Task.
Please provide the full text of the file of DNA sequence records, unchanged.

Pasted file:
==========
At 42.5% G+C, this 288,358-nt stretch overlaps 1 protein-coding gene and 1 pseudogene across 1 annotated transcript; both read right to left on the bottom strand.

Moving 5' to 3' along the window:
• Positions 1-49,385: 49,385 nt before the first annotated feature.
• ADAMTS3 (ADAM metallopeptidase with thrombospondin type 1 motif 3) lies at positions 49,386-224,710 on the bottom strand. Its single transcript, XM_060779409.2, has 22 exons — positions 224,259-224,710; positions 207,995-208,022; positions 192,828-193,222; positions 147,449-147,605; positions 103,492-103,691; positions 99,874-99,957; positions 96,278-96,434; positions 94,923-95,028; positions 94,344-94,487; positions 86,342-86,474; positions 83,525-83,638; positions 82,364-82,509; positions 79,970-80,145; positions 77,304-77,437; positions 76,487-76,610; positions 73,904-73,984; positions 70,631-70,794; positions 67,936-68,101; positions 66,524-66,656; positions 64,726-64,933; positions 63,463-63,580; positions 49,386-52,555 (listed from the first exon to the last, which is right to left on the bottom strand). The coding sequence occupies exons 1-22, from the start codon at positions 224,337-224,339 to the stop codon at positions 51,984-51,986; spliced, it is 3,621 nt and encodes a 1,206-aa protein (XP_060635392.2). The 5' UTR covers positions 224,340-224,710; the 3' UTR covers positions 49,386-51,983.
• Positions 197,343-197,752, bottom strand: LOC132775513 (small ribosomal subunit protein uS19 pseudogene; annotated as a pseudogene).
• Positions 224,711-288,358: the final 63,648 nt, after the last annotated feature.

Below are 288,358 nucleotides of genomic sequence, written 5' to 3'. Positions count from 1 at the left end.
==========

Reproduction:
At 42.5% G+C, this 288,358-nt stretch overlaps 1 protein-coding gene and 1 pseudogene across 1 annotated transcript; both read right to left on the bottom strand.

Moving 5' to 3' along the window:
• Positions 1-49,385: 49,385 nt before the first annotated feature.
• ADAMTS3 (ADAM metallopeptidase with thrombospondin type 1 motif 3) lies at positions 49,386-224,710 on the bottom strand. Its single transcript, XM_060779409.2, has 22 exons — positions 224,259-224,710; positions 207,995-208,022; positions 192,828-193,222; positions 147,449-147,605; positions 103,492-103,691; positions 99,874-99,957; positions 96,278-96,434; positions 94,923-95,028; positions 94,344-94,487; positions 86,342-86,474; positions 83,525-83,638; positions 82,364-82,509; positions 79,970-80,145; positions 77,304-77,437; positions 76,487-76,610; positions 73,904-73,984; positions 70,631-70,794; positions 67,936-68,101; positions 66,524-66,656; positions 64,726-64,933; positions 63,463-63,580; positions 49,386-52,555 (listed from the first exon to the last, which is right to left on the bottom strand). The coding sequence occupies exons 1-22, from the start codon at positions 224,337-224,339 to the stop codon at positions 51,984-51,986; spliced, it is 3,621 nt and encodes a 1,206-aa protein (XP_060635392.2). The 5' UTR covers positions 224,340-224,710; the 3' UTR covers positions 49,386-51,983.
• Positions 197,343-197,752, bottom strand: LOC132775513 (small ribosomal subunit protein uS19 pseudogene; annotated as a pseudogene).
• Positions 224,711-288,358: the final 63,648 nt, after the last annotated feature.

Below are 288,358 nucleotides of genomic sequence, written 5' to 3'. Positions count from 1 at the left end.